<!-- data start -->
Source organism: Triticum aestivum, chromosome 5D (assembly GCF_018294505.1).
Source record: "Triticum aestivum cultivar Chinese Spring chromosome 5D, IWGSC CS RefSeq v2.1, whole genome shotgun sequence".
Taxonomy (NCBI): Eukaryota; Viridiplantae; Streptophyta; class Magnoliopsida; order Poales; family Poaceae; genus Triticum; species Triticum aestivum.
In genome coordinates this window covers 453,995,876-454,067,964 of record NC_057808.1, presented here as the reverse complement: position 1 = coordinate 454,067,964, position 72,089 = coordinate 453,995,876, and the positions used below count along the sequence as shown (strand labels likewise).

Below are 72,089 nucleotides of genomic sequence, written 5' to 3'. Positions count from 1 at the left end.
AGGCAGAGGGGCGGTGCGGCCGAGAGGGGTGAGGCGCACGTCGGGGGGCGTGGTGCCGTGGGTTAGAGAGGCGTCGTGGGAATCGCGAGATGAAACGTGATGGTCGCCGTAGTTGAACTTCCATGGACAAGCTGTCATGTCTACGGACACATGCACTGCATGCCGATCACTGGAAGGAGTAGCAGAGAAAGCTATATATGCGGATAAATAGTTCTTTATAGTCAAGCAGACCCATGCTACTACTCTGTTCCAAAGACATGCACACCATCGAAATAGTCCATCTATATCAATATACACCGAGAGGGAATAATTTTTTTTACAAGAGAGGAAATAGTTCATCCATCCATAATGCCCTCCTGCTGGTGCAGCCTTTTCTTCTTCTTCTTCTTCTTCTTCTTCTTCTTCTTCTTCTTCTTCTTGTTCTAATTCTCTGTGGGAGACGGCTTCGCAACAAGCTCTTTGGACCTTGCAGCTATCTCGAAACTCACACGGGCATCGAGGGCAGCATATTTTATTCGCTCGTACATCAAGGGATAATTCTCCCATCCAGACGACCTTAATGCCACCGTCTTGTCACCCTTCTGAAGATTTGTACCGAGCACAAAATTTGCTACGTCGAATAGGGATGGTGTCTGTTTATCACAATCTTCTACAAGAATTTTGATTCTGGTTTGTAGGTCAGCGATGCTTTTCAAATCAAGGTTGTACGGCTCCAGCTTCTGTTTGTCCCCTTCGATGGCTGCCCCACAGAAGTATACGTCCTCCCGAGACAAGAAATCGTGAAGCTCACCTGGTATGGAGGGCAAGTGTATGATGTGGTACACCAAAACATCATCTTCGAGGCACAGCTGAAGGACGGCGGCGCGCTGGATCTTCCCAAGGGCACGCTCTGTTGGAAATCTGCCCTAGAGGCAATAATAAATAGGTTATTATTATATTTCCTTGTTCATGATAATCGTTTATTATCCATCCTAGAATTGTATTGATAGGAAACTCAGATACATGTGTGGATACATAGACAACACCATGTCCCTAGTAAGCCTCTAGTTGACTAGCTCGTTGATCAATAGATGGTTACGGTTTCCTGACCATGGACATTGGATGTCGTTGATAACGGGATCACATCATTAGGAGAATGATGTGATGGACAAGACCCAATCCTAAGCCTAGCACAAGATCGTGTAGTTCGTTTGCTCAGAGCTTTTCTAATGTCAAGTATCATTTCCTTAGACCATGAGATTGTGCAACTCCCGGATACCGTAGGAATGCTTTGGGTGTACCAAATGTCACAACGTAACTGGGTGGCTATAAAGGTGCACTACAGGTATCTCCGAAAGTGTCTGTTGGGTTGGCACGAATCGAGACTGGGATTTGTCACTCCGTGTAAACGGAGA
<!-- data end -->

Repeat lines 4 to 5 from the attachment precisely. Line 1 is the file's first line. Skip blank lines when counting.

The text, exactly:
In genome coordinates this window covers 453,995,876-454,067,964 of record NC_057808.1, presented here as the reverse complement: position 1 = coordinate 454,067,964, position 72,089 = coordinate 453,995,876, and the positions used below count along the sequence as shown (strand labels likewise).

Below are 72,089 nucleotides of genomic sequence, written 5' to 3'. Positions count from 1 at the left end.